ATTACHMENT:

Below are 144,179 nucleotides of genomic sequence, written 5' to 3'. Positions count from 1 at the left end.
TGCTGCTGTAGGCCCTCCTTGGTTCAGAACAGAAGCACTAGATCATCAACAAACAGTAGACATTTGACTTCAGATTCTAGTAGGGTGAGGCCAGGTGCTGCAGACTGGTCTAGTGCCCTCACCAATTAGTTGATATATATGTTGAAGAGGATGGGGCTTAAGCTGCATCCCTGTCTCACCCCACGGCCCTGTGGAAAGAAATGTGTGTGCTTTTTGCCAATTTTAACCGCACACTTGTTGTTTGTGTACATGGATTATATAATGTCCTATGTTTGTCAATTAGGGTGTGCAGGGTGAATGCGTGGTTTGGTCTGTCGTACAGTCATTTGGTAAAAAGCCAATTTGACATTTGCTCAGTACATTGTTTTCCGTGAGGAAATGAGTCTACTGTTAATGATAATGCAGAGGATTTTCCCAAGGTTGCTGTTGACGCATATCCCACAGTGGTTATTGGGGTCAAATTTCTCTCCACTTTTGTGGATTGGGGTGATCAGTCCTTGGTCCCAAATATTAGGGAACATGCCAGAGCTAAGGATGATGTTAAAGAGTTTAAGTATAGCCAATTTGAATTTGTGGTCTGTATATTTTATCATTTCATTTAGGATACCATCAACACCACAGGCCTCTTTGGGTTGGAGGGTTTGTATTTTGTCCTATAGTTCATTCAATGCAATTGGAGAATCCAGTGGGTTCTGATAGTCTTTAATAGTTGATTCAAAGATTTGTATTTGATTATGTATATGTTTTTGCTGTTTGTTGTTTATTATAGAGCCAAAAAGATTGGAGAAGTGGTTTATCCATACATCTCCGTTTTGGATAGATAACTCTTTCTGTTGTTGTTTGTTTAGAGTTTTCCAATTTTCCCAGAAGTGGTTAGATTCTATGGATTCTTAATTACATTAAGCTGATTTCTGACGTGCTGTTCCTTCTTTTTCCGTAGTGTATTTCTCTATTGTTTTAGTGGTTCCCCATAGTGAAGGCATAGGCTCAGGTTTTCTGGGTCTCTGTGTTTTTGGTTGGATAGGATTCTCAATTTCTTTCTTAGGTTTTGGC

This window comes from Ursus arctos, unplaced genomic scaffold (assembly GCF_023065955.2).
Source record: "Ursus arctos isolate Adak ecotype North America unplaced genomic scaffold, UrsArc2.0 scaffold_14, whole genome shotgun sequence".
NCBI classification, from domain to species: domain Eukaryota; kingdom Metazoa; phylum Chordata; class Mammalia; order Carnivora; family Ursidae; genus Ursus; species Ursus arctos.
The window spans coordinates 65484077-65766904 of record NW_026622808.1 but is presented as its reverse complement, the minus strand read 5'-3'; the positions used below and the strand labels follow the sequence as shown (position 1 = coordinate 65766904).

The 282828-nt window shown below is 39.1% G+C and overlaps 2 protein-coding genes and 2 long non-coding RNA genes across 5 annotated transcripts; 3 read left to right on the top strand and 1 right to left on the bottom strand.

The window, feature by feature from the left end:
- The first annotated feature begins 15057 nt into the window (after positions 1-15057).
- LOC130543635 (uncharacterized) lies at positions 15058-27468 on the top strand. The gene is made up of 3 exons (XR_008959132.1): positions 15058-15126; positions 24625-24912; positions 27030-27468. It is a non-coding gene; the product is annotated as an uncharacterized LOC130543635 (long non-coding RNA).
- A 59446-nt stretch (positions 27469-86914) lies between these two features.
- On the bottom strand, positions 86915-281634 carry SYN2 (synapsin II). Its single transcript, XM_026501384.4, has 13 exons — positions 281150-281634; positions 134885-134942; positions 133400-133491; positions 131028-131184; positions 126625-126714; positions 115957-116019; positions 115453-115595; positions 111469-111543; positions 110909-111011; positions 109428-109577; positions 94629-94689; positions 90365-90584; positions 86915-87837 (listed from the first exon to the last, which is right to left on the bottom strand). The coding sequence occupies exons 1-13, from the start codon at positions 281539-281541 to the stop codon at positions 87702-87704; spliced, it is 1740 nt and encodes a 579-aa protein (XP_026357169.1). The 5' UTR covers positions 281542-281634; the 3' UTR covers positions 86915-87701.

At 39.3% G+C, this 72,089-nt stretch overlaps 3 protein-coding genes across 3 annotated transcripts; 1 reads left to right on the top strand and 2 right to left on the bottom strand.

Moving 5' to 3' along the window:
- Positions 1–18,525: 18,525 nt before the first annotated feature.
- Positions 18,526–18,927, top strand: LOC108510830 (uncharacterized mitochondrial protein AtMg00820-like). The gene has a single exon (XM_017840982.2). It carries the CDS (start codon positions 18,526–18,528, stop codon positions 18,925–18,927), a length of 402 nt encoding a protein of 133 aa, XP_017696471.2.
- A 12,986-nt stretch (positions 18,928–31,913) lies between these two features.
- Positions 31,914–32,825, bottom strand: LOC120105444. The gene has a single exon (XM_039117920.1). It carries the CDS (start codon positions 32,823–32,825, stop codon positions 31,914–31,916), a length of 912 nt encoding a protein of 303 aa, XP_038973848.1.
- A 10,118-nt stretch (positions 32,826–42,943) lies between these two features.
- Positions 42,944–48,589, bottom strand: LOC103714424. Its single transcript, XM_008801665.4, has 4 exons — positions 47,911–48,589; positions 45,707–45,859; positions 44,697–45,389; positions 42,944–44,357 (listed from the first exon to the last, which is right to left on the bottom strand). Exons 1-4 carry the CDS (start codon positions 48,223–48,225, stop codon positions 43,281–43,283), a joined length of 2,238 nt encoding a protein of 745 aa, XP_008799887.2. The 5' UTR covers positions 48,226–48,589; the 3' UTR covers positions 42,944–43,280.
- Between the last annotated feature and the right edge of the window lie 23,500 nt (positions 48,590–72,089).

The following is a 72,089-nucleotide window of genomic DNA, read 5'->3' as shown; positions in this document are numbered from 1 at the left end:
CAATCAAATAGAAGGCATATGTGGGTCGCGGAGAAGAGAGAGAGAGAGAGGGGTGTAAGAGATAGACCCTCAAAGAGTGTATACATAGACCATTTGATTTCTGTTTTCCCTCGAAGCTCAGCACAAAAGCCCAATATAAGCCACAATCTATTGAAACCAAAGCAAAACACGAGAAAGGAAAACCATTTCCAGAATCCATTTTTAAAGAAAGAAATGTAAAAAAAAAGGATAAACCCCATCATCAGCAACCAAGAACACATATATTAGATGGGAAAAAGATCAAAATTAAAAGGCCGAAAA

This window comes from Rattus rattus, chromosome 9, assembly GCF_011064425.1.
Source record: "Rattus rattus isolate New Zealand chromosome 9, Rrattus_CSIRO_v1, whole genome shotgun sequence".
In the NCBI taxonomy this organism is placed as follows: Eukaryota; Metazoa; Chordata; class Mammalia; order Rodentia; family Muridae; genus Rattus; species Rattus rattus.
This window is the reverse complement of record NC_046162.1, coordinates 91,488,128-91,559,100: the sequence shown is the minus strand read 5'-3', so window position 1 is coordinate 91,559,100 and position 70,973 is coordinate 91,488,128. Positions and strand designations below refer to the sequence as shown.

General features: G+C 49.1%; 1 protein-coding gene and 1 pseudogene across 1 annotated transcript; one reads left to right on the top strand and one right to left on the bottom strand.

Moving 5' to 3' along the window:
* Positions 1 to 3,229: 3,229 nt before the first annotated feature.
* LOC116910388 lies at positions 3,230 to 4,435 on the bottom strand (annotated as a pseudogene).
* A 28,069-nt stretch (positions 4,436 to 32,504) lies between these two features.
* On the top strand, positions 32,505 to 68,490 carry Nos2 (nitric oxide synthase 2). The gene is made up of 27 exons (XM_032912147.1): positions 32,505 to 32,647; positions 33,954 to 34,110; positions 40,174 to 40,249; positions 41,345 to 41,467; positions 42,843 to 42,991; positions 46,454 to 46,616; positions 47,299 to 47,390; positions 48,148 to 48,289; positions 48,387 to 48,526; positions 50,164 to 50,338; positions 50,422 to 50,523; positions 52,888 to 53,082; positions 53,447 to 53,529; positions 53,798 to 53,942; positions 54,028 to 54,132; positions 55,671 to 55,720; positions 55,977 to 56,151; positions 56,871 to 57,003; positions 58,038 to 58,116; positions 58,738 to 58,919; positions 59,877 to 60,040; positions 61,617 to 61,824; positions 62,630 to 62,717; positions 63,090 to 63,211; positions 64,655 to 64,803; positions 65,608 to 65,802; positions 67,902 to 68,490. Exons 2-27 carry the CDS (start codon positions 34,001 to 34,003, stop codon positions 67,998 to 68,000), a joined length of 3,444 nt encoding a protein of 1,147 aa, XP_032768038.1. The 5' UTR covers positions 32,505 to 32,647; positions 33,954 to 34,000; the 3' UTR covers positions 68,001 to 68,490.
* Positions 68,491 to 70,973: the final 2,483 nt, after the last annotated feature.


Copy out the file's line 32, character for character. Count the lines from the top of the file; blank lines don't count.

* A 28,069-nt stretch (positions 4,436 to 32,504) lies between these two features.